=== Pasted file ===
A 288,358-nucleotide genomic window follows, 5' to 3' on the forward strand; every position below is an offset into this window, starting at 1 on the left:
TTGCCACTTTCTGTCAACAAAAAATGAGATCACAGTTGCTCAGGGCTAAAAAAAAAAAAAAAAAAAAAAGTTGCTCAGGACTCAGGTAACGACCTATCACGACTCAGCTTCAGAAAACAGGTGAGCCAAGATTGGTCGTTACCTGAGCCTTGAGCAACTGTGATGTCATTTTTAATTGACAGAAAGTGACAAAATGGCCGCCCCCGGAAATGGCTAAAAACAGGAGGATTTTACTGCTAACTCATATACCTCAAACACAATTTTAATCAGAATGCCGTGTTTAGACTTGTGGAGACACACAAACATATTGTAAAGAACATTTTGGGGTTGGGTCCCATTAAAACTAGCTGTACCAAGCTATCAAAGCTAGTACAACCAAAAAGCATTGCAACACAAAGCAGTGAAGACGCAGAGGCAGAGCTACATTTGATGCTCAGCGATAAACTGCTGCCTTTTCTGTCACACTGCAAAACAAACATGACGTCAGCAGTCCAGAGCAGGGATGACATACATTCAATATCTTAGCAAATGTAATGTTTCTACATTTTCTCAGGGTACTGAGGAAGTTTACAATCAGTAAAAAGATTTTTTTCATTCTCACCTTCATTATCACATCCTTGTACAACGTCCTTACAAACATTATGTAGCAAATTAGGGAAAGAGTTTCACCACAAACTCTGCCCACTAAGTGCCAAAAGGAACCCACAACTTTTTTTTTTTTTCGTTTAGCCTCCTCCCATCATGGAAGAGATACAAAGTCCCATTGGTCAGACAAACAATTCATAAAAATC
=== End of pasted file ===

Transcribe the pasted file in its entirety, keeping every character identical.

A 288,358-nucleotide genomic window follows, 5' to 3' on the forward strand; every position below is an offset into this window, starting at 1 on the left:
TTGCCACTTTCTGTCAACAAAAAATGAGATCACAGTTGCTCAGGGCTAAAAAAAAAAAAAAAAAAAAAAGTTGCTCAGGACTCAGGTAACGACCTATCACGACTCAGCTTCAGAAAACAGGTGAGCCAAGATTGGTCGTTACCTGAGCCTTGAGCAACTGTGATGTCATTTTTAATTGACAGAAAGTGACAAAATGGCCGCCCCCGGAAATGGCTAAAAACAGGAGGATTTTACTGCTAACTCATATACCTCAAACACAATTTTAATCAGAATGCCGTGTTTAGACTTGTGGAGACACACAAACATATTGTAAAGAACATTTTGGGGTTGGGTCCCATTAAAACTAGCTGTACCAAGCTATCAAAGCTAGTACAACCAAAAAGCATTGCAACACAAAGCAGTGAAGACGCAGAGGCAGAGCTACATTTGATGCTCAGCGATAAACTGCTGCCTTTTCTGTCACACTGCAAAACAAACATGACGTCAGCAGTCCAGAGCAGGGATGACATACATTCAATATCTTAGCAAATGTAATGTTTCTACATTTTCTCAGGGTACTGAGGAAGTTTACAATCAGTAAAAAGATTTTTTTCATTCTCACCTTCATTATCACATCCTTGTACAACGTCCTTACAAACATTATGTAGCAAATTAGGGAAAGAGTTTCACCACAAACTCTGCCCACTAAGTGCCAAAAGGAACCCACAACTTTTTTTTTTTTTCGTTTAGCCTCCTCCCATCATGGAAGAGATACAAAGTCCCATTGGTCAGACAAACAATTCATAAAAATC